Read “Lederer on Language” every Saturday in the San Diego Union Tribune and on this site.
Welcome to the website woven for wordaholics, logolepts, and verbivores. Carnivores eat meat; herbivores eat plants and vegetables; verbivores devour words. If you are heels over head (as well as head over heels) in love with words, tarry here a while to graze or, perhaps, feast on the English language. Ours is the only language in which you drive in a parkway and park in a driveway and your nose can run and your feet can smell.

 

I invite you to join me next Saturday, April 25, at the 10th annual San Diego Student Shakespeare Festival at the Prado in Balboa Park, where, starting at 1 p.m., casts of local students will perform excerpts from the Bard’s plays on four stages. I’ll be emceeing the Rose stage, and I’d love to meet you there.

William Shakespeare won’t be hiding in San Diego a week from today, but he may be hiding in another location that you’d not expect.

The most famous of all biblical translations is the King James Version, the brainchild of James I, who fancied himself a scholar and theologian. The king decided to assure his immortality by sponsoring a new Bible worthy of the splendor of his kingdom. To this end, James appointed a commission of 54 learned clerical and lay scholars, divided into three groups in Cambridge, Westminster and Oxford. Three years of loving labor, 1608-1611, produced what John Livingston Lowes called “the noblest monument of English prose.” Few readers would dissent from that verdict.

Among the many wonders of the King James Bible is that it stands as one of the few great accomplishments achieved by a committee. At the same time, some commentators have wondered why William Shakespeare was apparently not included among the 54 chosen. After all, Shakespeare had already written “Macbeth” in honor of King James (who also fancied himself an expert on witchcraft), and what better committee member could one ask for to work with the greatest collection of religious literature of all ages than the age’s greatest poet?

But an intriguing peculiarity in the King James Bible indicates that Shakespeare was not entirely absent from the monumental project. No one knows who made the astonishing discovery or how on earth he or she did it.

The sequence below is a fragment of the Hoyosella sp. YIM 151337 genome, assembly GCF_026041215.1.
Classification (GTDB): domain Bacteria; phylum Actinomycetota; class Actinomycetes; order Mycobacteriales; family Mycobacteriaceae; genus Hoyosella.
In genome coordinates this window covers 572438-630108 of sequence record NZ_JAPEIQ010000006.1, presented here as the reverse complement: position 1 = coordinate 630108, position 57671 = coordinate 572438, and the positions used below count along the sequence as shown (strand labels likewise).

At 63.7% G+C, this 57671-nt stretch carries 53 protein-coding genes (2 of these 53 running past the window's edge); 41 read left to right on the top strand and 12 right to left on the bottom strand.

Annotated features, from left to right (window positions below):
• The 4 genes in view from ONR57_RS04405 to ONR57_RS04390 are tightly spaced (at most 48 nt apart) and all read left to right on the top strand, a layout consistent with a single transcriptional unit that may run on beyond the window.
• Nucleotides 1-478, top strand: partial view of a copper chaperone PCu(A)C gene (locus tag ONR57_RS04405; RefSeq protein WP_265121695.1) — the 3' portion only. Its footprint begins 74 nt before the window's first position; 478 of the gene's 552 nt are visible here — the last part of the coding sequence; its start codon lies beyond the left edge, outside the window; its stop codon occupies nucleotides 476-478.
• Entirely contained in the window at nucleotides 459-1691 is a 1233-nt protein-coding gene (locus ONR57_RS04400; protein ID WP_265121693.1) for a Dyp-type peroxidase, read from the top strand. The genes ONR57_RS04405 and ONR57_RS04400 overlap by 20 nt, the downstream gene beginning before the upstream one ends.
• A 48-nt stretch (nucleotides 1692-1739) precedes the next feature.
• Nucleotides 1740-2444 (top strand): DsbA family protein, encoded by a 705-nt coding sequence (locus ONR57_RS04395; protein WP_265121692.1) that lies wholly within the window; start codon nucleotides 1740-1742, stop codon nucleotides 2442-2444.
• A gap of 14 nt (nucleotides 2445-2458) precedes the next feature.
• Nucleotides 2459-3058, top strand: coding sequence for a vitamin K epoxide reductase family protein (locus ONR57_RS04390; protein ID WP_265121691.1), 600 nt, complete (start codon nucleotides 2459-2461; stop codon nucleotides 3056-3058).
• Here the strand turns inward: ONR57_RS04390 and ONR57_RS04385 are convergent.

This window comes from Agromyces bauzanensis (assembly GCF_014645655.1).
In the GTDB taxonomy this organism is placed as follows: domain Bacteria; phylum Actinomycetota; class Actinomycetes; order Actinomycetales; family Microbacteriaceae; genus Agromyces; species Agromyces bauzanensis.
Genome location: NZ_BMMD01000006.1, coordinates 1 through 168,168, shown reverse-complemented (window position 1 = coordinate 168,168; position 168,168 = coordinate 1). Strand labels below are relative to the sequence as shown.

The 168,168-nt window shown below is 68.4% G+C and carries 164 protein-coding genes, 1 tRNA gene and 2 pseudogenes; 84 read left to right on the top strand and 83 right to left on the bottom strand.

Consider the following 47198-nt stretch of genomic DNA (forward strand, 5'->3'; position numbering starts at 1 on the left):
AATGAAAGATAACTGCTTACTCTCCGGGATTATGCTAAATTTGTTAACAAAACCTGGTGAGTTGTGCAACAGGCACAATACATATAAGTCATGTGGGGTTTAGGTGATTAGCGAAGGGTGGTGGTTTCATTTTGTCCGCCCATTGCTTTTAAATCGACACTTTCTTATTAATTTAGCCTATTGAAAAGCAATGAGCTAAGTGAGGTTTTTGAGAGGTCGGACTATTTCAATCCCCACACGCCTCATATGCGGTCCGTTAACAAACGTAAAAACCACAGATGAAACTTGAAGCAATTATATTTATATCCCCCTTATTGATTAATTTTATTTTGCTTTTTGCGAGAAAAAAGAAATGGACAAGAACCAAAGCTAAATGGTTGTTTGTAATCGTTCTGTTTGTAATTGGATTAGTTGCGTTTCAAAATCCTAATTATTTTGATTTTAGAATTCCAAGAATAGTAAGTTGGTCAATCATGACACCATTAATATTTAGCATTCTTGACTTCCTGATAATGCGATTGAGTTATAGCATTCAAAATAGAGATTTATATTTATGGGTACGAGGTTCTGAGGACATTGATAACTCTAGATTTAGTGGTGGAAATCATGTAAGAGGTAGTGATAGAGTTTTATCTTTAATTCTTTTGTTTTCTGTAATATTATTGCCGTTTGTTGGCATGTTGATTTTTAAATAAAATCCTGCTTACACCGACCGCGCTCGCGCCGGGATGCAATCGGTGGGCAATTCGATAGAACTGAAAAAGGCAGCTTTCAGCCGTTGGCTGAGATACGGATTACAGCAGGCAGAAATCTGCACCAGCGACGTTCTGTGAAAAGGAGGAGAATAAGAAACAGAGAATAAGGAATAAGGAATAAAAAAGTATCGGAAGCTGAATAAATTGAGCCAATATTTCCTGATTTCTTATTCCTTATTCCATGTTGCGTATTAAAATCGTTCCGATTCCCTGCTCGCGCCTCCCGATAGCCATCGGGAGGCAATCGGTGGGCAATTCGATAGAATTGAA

In 1610, the year of the most intensive work on the translation, Shakespeare was 46 years old. Given this clue, we turn to the Forty-Sixth Psalm as it appears in the King James Bible. Count down to the 46th word from the beginning and then count up to the 46th word from the end, excluding the cadential Selah:

God is our refuge and strength, a very present help in trouble.
Therefore will not we fear, though the earth be removed,
and though the mountains be carried into the midst of the sea;
Though the waters thereof roar and be troubled,
though the mountains shake with the swelling thereof. Selah.
There is a river, the streams whereof shall make glad the city of God,
the holy place of the tabernacle of the Most High.
God is in the midst of her; she shall not be moved:
God shall help her, and that right early.
The heathen raged, the kingdoms were moved:
he uttered his voice, the earth melted.
The Lord of hosts is with us; the God of Jacob is our refuge. Selah.
Come, behold the works of the Lord,
what desolations he hath made on earth;
He maketh wars to cease unto the end of the earth;
he breaketh the bow, and cutteth the spear in sunder;
he burneth the chariot in the fire.
Be still, and know that I am God:
I will be exalted among the heathen, I will be exalted in the earth.
The Lord of hosts is with us; the God of Jacob is our refuge. Selah.

If you counted accurately, your finger eventually lit upon the two words shake and spear. Shakespeare. Whether or not he created the majesty of the Forty-Sixth Psalm, he is in it. Whether the embedded shake spear is a purposeful plant or the product of happy chance, the name of the world’s most famous poet reposes cunningly in the text of the world’s most famous translation.